Coronavirus COVID-19 outbreak
The Government of the Czech Republic, on the proposal of the Minister of the Interior, approved the declaration of the state of emergency in the whole territory of the Czech Republic. The state of emergency is declared for 30 days, as of 13th March 2020 from 2 PM.
As of 16 March, free movement is limited with the exception of travel to and from work and necessary travels to ensure basic human needs (e.g. foodstuffs, pharma shopping, helping older family members). Officially extended until April 11, 6AM.
Measures currently in place in the Czech Republic, which include a requirement to wear face coverings in both indoor and outdoor spaces. This means that people will need a face mask or similar covering on the street and in parks, as well as in shops, government offices, and other public places.
In addition to this protective measure, all shops from 8AM – 10AM are only for seniors (65 years and older).
This also means that businesses including restaurants, cafes, and pubs, will need to remain closed to the public through at least April 11. Some restaurants still offer take-away or delivery, however.
EURAXESS Czech Republic is closely monitoring developments regarding the spread of the COVID-19 coronavirus, following the latest reports and providing updates.
Measures adopted by the Czech Government against coronavirus, useful information, hotline click here
Traveling during the state of emergency, information for foreign nationals, recommendations of the Psychology Section of the MoI etc. Information of MoI
COVID-19 epidemic in the Czech Republic,important phone numbers, tips and recommendations and more
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FOREIGN RESEARCHERS LIVING AND WORKING IN THE CZECH REPUBLIC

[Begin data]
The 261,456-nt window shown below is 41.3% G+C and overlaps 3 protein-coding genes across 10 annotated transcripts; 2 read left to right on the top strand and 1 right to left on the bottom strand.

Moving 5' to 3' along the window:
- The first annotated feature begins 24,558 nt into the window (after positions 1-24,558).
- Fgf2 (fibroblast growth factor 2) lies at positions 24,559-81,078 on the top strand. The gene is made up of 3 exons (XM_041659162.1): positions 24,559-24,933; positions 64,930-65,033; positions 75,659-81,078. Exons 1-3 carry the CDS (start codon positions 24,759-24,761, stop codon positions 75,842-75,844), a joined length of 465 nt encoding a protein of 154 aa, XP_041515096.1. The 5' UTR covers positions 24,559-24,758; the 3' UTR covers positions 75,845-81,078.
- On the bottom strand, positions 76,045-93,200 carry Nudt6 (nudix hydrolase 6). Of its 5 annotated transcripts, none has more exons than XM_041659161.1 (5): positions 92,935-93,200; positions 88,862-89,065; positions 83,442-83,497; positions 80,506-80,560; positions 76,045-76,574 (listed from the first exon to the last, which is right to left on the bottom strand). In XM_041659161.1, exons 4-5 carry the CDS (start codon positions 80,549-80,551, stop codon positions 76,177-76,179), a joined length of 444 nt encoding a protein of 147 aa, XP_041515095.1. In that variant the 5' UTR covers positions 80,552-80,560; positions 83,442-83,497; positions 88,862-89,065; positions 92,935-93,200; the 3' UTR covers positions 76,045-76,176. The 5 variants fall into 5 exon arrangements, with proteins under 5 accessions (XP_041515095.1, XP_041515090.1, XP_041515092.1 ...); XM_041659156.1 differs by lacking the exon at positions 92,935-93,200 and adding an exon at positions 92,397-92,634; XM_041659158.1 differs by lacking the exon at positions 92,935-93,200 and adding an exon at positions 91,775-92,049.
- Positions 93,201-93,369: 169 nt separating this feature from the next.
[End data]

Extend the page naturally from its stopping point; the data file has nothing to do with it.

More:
Everything you need is here
Bokang grew up in Botswana, a small country bordering with South Africa, Zimbabwe, Namibia, and Zambia. He came to the Czech Republic in 2003 to study Medicine, and he is currently a PhD student and researcher at Charles University, where he also teaches medical students.
I wouldn't mind spending the rest of my career here
Carles was born in Barcelona, Catalonia, where he also gained his degrees in
I don't feel like a foreigner here
Danijela comes from former Yugoslavia, her mother is Serbian and her father is Croatian. she has had a very mobile career: since
A change of scene, fresh inspiration, new people, new perspectives
Ed is originally from Los Angeles; h did his graduate and postdoctoral training in Boston, and looking for a job in the United States, when he came across
I was ready for the move
Hélène grew up in Normandy and graduated with a master's degree in France before her interest in science led her to travel to the UK, the
Prague is very beautiful
Chrysa comes from Greece, where she studied chemical engineering, before completing masters and PhD in biology. She is currently a Post-doctoraal researchre at the Institute of Molecular Genetics - Academy of Science, where she works on bio-informatics, analysing biological data on the computer.
EURAXESS helped me to get the visa more quickly and comfortably
Nikolay is from Russia, and grew up in St. Petersburg, where he studied medical physics. He is working on a PhD at the Institute of Macromolecular Chemistry - Academy of Science.
Vaidura Pratap Sahi
So much good science is happening here
Sahi comes from India, but his scientific career has already taken him to Japan (for PhD) and South Korea for six month post-doc. Since spring 2013, he has been a post-doctoral researcher in Prague, here he lives with his wife and young son.
Even with the language barrier, you could feel we have something in common
Sinéad is from Dublin, and moved to Pardubice in 2013, where she is a post-doctoral researcher in chemistry, specifically separation sciences, and her partner works for an international company.
Czech people accept you as you are
Veronika is a chemist working at the Heyerovský Institute of Physical Chemistry. Originally from Ukraine, she studied in Poland before moving to Prague with her husband an young son.